To look at this photograph you would not think it would rate as one of the most challenging images I have ever had to restore. It doesn’t have large sections missing and it isn’t so faded it it barely visible. It is however covered in tiny spots and stains. In fact, when I fist saw it and even when I scanned it I thought it would only take a few hours to restore. It did take a few hours, then a few hours more and then a few hours more. In hindsight, I would have been best to rephotograph this image rather than scanning.
I am often able to repair damage by manipulating channels and creating elaborate masks and whilst my methods did prove successful in some areas of this image it wasn’t enough. I found dodge and burn on a 50% grey layer to be the most effective method for removing many of the dark spots and stains. The results obtained from this method are much better than those I was able to achieve with cloning and healing…they also however took much longer than a quick clone and heal. I am not complaining though. I acquired a few new skills during this restoration (by reading and watching tutorials from other Photoshop technicians) and I am quite happy with the end result. I know it could be better given more time. This I could say about most every image I restore but there comes a time (usually after spending at least twice as long as you first planned) when you simply need to sit back and ask if all the defects you see in a photo will be visible to everyone else, especially when printed as a small print. I completed the restoration and sent it off for printing and just as I suspected, those hundreds of tiny spots that were bugging me on my 24″ screen were barely visible in the 6″ x 4″ print.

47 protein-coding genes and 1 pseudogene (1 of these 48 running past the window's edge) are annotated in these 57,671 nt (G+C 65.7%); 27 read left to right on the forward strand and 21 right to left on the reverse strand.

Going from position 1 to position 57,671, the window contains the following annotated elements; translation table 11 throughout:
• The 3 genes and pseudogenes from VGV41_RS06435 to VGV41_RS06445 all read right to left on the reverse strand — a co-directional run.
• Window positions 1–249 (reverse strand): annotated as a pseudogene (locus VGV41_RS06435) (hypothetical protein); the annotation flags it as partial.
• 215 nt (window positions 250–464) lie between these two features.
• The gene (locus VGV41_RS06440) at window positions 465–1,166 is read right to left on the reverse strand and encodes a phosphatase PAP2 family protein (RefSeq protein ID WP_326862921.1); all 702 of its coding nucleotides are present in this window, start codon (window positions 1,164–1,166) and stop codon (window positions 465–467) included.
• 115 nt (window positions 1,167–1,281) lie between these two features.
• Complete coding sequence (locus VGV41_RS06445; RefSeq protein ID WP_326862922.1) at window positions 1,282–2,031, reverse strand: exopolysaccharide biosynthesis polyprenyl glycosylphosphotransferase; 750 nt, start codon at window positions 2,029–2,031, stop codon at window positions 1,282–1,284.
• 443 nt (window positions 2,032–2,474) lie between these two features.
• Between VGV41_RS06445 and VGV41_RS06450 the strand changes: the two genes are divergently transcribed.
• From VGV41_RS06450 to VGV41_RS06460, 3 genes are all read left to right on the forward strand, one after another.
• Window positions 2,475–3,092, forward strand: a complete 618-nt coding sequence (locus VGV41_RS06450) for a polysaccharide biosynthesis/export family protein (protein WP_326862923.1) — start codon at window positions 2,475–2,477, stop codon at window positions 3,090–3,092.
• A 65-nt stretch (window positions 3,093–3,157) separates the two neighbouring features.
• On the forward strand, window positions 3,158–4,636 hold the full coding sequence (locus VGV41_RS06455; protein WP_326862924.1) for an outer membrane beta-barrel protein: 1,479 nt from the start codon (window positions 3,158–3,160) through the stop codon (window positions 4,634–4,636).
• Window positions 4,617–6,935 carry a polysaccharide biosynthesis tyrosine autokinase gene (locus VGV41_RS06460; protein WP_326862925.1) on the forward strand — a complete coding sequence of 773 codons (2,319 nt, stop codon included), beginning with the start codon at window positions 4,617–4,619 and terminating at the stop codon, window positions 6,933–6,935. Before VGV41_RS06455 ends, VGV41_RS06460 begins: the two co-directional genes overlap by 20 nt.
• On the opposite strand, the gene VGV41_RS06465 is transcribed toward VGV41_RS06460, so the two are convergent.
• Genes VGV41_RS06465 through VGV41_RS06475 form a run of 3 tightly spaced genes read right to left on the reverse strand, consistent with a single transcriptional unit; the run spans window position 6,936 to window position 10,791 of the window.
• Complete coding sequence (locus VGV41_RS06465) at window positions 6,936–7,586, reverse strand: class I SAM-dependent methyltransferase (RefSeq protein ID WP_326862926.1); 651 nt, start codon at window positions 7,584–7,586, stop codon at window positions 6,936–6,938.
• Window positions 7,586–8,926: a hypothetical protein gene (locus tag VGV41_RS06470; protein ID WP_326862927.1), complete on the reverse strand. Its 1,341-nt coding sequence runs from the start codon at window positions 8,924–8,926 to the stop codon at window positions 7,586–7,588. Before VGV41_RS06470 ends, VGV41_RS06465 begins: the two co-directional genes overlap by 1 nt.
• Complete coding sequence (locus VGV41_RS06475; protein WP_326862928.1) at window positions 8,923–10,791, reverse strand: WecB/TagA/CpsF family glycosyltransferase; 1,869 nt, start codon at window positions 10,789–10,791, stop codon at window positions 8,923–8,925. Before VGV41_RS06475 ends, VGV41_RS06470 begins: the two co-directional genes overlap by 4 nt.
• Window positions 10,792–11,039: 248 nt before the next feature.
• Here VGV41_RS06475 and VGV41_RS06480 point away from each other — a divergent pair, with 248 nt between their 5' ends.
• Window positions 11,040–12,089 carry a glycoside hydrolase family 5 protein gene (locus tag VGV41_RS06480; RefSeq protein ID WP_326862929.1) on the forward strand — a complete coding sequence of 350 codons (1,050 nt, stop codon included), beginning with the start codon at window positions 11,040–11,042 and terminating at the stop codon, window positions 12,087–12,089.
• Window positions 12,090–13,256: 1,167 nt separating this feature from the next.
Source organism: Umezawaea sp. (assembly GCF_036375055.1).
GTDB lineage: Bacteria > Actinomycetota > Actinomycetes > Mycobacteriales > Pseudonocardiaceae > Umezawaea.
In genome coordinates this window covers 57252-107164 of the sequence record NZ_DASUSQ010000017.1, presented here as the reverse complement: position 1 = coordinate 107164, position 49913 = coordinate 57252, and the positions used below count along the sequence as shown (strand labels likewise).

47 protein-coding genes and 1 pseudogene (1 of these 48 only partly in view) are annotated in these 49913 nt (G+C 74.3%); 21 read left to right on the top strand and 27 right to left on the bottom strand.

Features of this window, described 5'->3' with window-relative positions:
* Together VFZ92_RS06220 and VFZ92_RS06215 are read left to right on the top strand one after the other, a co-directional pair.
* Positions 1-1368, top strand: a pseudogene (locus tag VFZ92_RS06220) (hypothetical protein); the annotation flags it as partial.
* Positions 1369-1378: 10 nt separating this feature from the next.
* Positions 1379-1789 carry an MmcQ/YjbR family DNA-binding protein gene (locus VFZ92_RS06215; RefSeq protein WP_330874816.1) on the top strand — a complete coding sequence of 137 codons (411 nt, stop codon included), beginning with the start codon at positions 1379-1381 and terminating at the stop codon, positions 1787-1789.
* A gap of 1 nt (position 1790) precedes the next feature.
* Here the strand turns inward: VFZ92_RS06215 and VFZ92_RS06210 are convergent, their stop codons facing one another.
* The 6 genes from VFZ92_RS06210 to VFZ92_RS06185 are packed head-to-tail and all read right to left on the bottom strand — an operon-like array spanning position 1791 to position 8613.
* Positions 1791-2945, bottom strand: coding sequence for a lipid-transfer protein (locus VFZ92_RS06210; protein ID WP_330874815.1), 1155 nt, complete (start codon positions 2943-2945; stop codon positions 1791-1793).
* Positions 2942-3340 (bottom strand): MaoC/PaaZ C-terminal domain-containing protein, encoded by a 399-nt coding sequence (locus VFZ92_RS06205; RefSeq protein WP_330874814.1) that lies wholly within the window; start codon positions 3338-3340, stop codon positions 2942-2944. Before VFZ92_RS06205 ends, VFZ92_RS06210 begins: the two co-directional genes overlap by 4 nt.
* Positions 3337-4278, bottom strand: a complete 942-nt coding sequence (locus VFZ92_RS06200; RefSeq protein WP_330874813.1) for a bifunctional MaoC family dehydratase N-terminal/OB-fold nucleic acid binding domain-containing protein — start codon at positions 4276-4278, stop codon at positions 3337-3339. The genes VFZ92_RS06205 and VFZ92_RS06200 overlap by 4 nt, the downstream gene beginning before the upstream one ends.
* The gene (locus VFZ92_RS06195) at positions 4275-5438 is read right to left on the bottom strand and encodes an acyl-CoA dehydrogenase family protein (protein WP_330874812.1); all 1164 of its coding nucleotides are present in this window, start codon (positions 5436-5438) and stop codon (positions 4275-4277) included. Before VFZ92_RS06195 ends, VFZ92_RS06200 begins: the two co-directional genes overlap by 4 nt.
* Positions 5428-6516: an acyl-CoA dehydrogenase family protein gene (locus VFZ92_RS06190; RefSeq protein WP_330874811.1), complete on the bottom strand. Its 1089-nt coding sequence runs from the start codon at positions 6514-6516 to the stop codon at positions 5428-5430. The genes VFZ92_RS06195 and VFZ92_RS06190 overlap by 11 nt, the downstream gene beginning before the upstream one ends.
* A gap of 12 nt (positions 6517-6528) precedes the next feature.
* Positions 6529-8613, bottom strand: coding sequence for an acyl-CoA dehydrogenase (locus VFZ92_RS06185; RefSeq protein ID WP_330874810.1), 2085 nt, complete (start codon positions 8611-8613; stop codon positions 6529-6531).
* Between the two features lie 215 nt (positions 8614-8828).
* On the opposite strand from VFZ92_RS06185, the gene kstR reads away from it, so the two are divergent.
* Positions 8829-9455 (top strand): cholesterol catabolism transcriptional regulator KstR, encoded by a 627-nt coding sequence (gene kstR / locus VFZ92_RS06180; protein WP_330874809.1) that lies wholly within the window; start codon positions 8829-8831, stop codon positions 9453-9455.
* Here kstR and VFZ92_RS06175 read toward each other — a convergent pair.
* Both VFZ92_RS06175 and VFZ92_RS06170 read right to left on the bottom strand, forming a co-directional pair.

You will notice that the woman on our right has her eyes closed in the original but open in the restored version. This was my artistic interpretation. There were two versions of the image produced; One with eyes open and one with eyes closed. I wouldn’t advise such changes with all images. Sometimes ‘subjective’ alterations to an historical image can compromise it’s integrity. In this case I don’t feel that it did. She just happened to blink during the exposure. The eyes used were ‘borrowed’ from her sibling and slightly altered. Thanks to Jenny for allowing me to share her image of Charles Phibbs and family. Those faces which were fading away will now be visible for many years to come.